Consensus Matters II: Blogging is not Science
Image credit: InfoThought
When I wrote a post last week asking why so many people hate environmentalists, RecycleNot brought up a climate skeptic/denialist talking point I hadn't heard in a while—that science does not work by consensus, and that argument from authority is a logical fallacy. On the face of it, it's an attractive argument for those who don't believe in man-made climate change, and one we heard many times when TreeHugger was inundated with 'skeptic' commenters around the time of the Copenhagen talks. At the time, I wrote a piece on why consensus really does matter, but it is worth revisiting. Because at the heart of this argument is a misunderstanding, or a misrepresentation, of what actually constitutes science. First of all, let me say that RecycleNot is absolutely, 100% correct in his/her main assertion. Science does not, and should not, operate by consensus. You can have 99 scientists all claiming, based on current evidence, that the world is flat. And all it takes is 1 pioneer to prove otherwise. But the key word here is 'prove'. And that means a disciplined, evidence-based pursuit of truth as part of the scientific method. (It's worth reviewing a fuller description of how the scientific method works via Wikipedia.)
The trouble is that RecycleNot, and others, take this very important assertion, and use it to suggest that the existence of one or two dissenters in the scientific community—never mind if those dissenters have been proven to be inaccurate, or do not have a solid background in the field being debated—is enough to cast doubt on the current accepted, scientific wisdom. Furthermore, they assume, as lay people, we are all capable of dissecting, analyzing and drawing our own conclusions on a body of scientific knowledge that spans thousands of publications, and decades of research.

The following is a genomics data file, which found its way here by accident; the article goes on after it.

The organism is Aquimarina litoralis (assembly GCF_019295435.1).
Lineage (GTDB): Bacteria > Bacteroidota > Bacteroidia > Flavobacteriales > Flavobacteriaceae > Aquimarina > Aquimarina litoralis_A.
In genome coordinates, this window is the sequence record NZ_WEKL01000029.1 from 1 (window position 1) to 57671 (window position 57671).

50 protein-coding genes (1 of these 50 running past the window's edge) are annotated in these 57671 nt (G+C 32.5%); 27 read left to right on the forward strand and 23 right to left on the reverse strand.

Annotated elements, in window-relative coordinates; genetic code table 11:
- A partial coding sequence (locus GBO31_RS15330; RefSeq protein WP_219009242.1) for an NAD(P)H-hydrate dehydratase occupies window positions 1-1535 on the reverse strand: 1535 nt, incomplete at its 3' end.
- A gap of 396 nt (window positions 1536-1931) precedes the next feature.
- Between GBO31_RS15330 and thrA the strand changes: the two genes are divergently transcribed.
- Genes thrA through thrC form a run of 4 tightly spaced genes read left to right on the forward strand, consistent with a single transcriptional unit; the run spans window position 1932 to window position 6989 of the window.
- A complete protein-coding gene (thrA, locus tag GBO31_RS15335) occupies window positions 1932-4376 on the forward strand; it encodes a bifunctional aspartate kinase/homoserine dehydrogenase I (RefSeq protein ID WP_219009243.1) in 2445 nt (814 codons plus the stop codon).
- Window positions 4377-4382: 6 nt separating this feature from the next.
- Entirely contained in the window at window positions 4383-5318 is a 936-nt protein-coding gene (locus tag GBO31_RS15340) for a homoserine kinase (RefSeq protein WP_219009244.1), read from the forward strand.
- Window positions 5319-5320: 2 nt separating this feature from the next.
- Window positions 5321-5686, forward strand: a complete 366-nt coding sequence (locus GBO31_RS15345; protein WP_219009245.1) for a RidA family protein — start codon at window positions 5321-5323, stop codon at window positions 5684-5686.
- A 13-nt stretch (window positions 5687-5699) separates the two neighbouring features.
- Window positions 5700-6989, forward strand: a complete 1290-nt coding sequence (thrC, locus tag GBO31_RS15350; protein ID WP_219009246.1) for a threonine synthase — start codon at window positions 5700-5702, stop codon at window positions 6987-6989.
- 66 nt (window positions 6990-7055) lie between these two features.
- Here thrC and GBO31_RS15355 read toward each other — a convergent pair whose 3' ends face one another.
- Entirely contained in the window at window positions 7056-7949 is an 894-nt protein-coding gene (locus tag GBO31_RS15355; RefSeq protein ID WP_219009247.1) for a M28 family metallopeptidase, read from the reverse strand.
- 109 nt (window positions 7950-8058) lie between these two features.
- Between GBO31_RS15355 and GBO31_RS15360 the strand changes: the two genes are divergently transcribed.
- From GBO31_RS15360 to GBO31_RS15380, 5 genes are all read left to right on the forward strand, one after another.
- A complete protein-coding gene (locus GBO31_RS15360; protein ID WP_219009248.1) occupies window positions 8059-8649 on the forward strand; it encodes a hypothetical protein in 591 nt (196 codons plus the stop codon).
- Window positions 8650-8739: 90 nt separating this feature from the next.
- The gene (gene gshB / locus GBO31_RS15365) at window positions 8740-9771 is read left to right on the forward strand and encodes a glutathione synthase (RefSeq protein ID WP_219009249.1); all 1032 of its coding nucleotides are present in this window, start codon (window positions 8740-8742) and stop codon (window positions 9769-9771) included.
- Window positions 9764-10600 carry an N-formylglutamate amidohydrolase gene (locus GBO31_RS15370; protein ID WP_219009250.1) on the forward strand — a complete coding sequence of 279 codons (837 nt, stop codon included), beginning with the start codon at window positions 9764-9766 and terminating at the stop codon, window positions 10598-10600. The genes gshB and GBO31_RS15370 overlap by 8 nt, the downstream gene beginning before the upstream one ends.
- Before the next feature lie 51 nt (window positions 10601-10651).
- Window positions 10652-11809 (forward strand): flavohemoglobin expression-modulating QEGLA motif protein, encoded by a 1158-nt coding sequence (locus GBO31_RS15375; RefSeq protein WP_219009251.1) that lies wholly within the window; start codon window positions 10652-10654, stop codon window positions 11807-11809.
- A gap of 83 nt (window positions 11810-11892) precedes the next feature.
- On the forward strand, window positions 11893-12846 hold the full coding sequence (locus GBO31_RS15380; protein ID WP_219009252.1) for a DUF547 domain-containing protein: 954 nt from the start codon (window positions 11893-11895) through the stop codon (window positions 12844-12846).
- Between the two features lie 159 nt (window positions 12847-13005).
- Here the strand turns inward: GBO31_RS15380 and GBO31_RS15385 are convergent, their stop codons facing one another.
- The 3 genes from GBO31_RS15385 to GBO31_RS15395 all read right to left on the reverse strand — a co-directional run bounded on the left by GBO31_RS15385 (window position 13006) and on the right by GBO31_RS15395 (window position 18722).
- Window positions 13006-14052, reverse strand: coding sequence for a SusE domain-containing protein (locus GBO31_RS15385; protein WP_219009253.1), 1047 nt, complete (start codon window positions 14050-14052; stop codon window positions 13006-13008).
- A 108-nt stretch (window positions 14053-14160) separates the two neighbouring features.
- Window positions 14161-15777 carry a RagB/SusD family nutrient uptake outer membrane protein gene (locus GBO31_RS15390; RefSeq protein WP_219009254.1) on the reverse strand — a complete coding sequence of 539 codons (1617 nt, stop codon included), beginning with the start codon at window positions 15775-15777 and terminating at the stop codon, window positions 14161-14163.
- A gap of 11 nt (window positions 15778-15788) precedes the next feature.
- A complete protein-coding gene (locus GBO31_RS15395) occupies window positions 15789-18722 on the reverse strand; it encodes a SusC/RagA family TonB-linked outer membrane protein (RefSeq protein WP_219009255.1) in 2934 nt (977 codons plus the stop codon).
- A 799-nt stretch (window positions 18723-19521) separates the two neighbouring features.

The fact is that science does not operate by consensus. But science-informed blogging, policy making, journalism or education does and should.
I do not weigh in on the finer points of evidence regarding controversies in neuroscience. And likewise, I do not think it makes sense for me to form an opinion on climate science based on a "he said", "she said" series of talking heads on the news. Call it "dogged persistence" if you will. I call it responsible blogging, humility, and knowing the limitations of your expertise. Of course we, as the general public, do also have a role to play in oversight of how the scientific community operates—and while "climategate" did very little to undermine climate science as a whole—I do hope it will be a wake up call for scientists to communicate more responsibly and openly.
You only have to look at this point-by-point debunking of climate 'skeptic' Lord Monckton to understand how easy it is for those with no formal training in a particular field (I believe Lord Monckton, like me, has a background in marketing) to give a completely distorted representation of scientific evidence. And unless somebody takes the time to look through and understand the original sources, there is a very real danger they will be believed.
So by all means, let's champion ongoing debate and testing within the scientific community on all fronts. But let's not fool ourselves into thinking we are all scientists.
We are not.